Saturday, March 21, 2009

How to Get Your Husband to Roto-Till

This is golden shovel kind of moment: my husband roto-tilling our first Kentucky garden patch which lies in front of our new "hinkel house" (Pennsylvania "Deutsch" for "chicken house")

I tend not to nag but started in about our small garden patch a few months ago. It was last planted two summers ago when the former owner had her last vegetable garden here (I am grateful for so many of her thoughtful plantings of trees, shrubs and some perennials and I'm sad to say I haven't done her gardening justice). Her wire fence was caving in and I wanted something more substantial. About a month ago, post-chicken house construction, the crew put up some sturdy locust posts and good solid wire--the kind we have inside and out of the chicken house--and a cedar gate. Not only does the garden have to be chicken-proof, it needs to avert puppies, guinea hens and any number of wild rabbits (and let's not forget the neighbor's often unpaddocked horses and goats--not that I'm complaining).

For several weeks I've been itching to plant onions, early cabbage and lettuces, spinach, radish and peas that, if I plant next week at the latest, I can pick in mid-late May. I'm realizing that mid-March here is like late April or early May in New Hampshire with its warm days, cool (often cold) nights, and still a chill to the ground and air. Because the growing season is longer here you can really have a spring garden, a summer garden (all annuals that thrive after frost), and a fall garden. Our first frost last year was well into October and I understand you can set out squashes, melons, peppers, tomatoes and everything else after May 10. By June it is too hot for peas and most lettuces or colder crops like kale and cabbage. [Not sure when I can plant leeks--spring or late summer here? Something else to check. Meanwhile I emailed my garlic farmer friend Edie at Bee's Wing Farm and she reminded me that garlic is planted in the fall and harvested in the spring. It will be interesting to try it here. "Definitely soft neck," she added.]

As the fence has been done for a while, I have been sending subtle--and not so subtle--hints that we need to get the garden roto-tilled. Today, while we were at Homestead Greenhouses, I mentioned in front of Lena the owner (knowing full well my husband was in ear shot, but pretending that he wasn't) that "we're here to look at your fruit trees and bushes and I can't buy my onion sets until our garden is roto-tilled." You know, breezy, not pointed, and kind of in passing. As soon as we got home what was the first thing my husband did? Hauled out the roto-tiller, changed the oil and away he went. Then our boys each had a turn. He was pleased that a 39-year old tiller could start as it did, especially after not being used in a few years. I chuckled, noting the proximity of my age to the roto-tiller (add about seven years) and questioned my capacity to do the same.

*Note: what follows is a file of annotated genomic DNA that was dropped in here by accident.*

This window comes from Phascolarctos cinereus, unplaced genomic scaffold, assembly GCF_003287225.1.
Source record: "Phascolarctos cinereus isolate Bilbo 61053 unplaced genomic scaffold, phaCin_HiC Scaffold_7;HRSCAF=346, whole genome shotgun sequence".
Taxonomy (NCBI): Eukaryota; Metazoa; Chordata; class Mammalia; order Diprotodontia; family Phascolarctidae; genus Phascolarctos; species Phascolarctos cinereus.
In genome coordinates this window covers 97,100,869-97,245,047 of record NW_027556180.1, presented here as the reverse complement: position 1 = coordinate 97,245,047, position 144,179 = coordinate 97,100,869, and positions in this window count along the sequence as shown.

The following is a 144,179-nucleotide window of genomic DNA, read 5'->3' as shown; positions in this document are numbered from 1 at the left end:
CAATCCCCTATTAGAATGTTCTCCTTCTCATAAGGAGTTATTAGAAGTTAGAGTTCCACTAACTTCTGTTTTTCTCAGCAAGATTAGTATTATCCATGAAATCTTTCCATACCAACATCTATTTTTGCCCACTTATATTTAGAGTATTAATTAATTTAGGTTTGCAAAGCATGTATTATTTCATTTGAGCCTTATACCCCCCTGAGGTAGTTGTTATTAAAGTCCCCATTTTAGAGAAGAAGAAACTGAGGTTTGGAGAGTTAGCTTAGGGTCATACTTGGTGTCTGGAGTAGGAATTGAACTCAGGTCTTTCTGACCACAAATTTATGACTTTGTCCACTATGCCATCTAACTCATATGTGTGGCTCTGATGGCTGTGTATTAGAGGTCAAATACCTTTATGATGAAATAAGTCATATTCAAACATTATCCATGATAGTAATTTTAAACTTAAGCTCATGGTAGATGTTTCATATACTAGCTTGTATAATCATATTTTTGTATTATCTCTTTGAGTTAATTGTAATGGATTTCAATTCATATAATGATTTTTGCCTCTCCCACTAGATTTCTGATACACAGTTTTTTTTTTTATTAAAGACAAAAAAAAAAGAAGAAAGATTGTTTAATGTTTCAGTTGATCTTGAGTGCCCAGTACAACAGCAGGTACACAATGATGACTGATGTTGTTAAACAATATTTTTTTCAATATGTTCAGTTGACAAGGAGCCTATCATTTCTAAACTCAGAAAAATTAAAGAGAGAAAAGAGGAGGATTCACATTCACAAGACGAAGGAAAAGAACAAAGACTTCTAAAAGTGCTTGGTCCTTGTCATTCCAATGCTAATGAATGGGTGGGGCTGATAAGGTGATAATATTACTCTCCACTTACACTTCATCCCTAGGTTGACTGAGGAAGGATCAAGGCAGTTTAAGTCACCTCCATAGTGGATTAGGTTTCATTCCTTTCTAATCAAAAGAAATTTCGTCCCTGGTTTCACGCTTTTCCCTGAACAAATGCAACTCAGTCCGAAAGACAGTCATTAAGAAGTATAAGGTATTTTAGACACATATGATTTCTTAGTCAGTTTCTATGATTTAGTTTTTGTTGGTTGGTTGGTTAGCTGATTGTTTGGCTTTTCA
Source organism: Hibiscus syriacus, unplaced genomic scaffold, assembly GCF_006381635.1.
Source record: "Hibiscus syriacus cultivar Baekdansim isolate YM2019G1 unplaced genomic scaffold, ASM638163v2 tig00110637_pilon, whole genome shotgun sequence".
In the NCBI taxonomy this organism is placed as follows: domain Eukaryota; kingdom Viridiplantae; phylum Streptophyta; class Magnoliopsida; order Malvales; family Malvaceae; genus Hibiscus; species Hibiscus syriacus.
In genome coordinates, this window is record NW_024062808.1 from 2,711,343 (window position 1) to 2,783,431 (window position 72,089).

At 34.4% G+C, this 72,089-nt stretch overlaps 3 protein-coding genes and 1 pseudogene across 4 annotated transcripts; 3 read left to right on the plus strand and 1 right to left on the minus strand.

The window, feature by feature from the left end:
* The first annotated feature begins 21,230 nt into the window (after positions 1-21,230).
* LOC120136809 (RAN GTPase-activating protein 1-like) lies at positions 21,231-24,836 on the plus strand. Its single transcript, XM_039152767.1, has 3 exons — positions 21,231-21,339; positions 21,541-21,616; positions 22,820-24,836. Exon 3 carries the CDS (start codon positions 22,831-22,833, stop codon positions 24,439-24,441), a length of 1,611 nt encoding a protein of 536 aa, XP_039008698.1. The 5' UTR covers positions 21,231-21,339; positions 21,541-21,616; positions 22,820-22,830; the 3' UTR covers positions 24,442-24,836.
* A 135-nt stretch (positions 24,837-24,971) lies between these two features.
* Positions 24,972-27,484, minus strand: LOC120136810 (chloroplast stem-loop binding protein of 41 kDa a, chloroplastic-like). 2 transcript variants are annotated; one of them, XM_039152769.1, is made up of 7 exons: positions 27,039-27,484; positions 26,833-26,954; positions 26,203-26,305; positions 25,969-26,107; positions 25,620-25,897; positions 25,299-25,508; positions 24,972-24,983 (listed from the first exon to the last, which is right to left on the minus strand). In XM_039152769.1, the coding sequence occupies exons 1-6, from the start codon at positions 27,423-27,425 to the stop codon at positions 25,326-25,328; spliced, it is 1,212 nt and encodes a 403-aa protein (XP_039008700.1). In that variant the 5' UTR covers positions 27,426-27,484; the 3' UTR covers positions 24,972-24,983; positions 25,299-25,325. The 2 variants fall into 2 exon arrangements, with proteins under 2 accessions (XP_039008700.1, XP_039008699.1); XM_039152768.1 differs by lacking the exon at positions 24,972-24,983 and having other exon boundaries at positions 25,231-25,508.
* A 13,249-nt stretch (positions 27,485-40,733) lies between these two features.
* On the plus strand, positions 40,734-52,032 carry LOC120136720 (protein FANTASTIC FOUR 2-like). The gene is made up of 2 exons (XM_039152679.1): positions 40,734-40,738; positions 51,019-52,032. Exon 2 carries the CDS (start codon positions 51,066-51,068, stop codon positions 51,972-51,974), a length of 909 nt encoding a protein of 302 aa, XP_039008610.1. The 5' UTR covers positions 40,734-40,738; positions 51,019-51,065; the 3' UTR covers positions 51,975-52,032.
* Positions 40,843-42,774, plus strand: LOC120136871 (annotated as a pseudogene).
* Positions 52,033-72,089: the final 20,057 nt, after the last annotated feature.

However, the emergent problem became: "that because the ground is hard, I will probably have to cut the wire fence and go in with the tractor and cultivate it." "OH NO! NOT THE FENCE!" I said, silently to myself, followed by an equally silent "of course, the garden soil probably wouldn't be so packed down if you didn't have the tractor parked on top of it all winter." Now all that remains: "Will he or won't he?" That is the question.

Meanwhile, I feel like, well, a mother hen awaiting the call from Shelley at our local post office telling me that my chicks have arrived from Murray McMurray Hatchery. Tomorrow we need to make a large half of a wooden shipping crate into a circle by affixing rounded cardboard in the corners (to keep the chicks from backing each other into a corner if they get scared), rig up the heat lighting, get the feeder and waterer cleaned and ready (of course I bought the feed and shavings weeks ago--the chicken baskets, feeders and waterers I've had for a few years--truly--it's like getting a nursery together for an expected child). We will be going to a local Mennonite auction next week where we will likely pick up some guinea hens and maybe a few other chicken varieties. The guineas will free range and live in the trees but I need to better research how or if I can mix older laying hens with chicks in the chicken house.

I've just ordered our Cornish X chicks (for the freezer--aka "The Chickens that Will Have No Name but for which We Are Thankful") that will arrive the week of May 11. It is probably best to have the chick arrivals staggered. Even though the meat birds and the future laying hens will be in their own half of the chicken house duplex, I'd rather not be overwhelmed with too many chicks at once. That also gives us four months or so to eat up the rest of the food in the freezer! At least this is my rationale given that the local source we thought we had for young meat birds is not getting them this year and May 11 is the earliest Murray McMurray will ship them now.